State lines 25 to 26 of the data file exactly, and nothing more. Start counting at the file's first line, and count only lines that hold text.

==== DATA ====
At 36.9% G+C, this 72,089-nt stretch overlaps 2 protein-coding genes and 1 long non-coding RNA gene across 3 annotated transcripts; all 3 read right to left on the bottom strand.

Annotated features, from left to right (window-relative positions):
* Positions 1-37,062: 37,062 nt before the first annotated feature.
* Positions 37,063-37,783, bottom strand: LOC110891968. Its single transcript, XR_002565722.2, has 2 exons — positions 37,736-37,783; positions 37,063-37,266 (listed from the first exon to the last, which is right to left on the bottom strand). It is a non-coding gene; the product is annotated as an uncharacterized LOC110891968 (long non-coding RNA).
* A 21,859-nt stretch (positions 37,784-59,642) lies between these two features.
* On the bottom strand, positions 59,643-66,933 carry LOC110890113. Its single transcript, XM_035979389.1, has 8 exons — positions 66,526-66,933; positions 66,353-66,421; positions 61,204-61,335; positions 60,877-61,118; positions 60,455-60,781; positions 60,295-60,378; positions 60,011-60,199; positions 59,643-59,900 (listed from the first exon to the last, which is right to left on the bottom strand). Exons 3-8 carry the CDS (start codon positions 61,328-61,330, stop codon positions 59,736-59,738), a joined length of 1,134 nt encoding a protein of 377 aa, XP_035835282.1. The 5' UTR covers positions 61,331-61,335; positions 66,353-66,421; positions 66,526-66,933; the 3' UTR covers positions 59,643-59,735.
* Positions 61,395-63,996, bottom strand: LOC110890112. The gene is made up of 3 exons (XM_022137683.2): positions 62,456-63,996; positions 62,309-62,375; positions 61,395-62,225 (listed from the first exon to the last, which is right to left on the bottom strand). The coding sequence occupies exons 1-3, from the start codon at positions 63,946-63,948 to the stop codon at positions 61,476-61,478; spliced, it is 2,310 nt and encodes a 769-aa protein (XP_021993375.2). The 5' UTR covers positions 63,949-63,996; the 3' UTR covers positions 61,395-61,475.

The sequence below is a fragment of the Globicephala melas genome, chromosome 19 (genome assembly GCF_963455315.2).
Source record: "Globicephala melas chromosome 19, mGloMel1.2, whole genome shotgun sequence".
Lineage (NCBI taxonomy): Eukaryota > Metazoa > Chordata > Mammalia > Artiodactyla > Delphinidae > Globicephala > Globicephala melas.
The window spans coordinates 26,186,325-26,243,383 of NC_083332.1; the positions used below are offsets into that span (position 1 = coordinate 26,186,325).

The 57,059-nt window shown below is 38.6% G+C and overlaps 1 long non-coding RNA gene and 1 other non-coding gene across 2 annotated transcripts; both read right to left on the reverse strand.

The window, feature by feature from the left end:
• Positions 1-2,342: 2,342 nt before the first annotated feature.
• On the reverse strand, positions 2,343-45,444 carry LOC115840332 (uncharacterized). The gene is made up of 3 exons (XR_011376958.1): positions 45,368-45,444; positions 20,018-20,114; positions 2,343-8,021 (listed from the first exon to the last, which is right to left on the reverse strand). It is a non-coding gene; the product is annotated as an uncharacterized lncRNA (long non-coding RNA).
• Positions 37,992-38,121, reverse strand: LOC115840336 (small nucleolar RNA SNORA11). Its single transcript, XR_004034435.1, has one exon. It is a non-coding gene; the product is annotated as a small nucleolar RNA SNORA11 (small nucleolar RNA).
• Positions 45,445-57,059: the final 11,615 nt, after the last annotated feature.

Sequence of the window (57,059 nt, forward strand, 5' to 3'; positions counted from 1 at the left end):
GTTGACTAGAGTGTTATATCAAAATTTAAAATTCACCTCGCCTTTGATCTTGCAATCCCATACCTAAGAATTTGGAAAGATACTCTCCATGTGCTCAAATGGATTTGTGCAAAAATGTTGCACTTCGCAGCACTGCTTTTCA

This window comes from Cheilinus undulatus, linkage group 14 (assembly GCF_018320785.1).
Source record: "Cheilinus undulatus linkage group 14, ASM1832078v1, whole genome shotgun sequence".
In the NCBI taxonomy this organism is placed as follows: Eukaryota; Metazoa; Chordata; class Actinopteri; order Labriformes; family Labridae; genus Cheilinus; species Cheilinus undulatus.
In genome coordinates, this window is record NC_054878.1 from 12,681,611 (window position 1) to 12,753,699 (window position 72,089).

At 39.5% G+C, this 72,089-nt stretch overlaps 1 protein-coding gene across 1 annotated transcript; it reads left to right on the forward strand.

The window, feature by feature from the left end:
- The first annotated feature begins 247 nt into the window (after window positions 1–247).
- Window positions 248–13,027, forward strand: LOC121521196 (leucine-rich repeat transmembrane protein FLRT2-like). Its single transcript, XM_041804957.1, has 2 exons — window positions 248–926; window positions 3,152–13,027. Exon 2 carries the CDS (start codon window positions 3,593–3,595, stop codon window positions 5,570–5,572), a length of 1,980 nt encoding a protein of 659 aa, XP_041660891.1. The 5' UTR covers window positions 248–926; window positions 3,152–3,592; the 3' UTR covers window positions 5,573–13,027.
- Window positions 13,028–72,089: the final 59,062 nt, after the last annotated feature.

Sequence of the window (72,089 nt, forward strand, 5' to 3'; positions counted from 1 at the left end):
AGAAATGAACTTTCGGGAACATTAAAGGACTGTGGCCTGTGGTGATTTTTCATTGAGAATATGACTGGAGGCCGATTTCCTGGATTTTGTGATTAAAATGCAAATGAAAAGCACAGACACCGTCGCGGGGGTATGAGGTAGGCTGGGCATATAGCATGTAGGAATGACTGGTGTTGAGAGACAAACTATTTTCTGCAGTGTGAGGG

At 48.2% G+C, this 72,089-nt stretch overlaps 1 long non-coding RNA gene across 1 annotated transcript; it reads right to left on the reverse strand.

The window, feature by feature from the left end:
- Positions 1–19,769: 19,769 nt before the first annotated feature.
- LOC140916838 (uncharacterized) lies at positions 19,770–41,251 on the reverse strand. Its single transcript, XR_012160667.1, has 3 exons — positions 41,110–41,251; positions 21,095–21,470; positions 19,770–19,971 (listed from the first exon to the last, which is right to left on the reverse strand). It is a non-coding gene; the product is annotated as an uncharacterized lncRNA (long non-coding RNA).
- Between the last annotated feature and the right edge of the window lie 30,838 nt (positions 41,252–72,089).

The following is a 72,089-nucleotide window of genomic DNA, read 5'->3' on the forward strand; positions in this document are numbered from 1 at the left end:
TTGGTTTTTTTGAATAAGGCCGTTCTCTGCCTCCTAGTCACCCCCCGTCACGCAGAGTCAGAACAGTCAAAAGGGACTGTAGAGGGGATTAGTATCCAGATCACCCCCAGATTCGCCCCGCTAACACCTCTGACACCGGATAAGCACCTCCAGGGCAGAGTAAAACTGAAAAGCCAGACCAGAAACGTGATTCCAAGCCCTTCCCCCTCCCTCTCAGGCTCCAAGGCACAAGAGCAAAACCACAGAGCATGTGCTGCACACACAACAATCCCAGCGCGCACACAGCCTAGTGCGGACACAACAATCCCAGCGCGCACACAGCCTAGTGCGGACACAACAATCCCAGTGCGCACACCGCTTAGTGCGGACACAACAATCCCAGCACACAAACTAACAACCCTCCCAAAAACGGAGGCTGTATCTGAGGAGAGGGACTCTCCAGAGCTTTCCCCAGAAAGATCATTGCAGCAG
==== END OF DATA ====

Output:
The window, feature by feature from the left end:
- The first annotated feature begins 247 nt into the window (after window positions 1–247).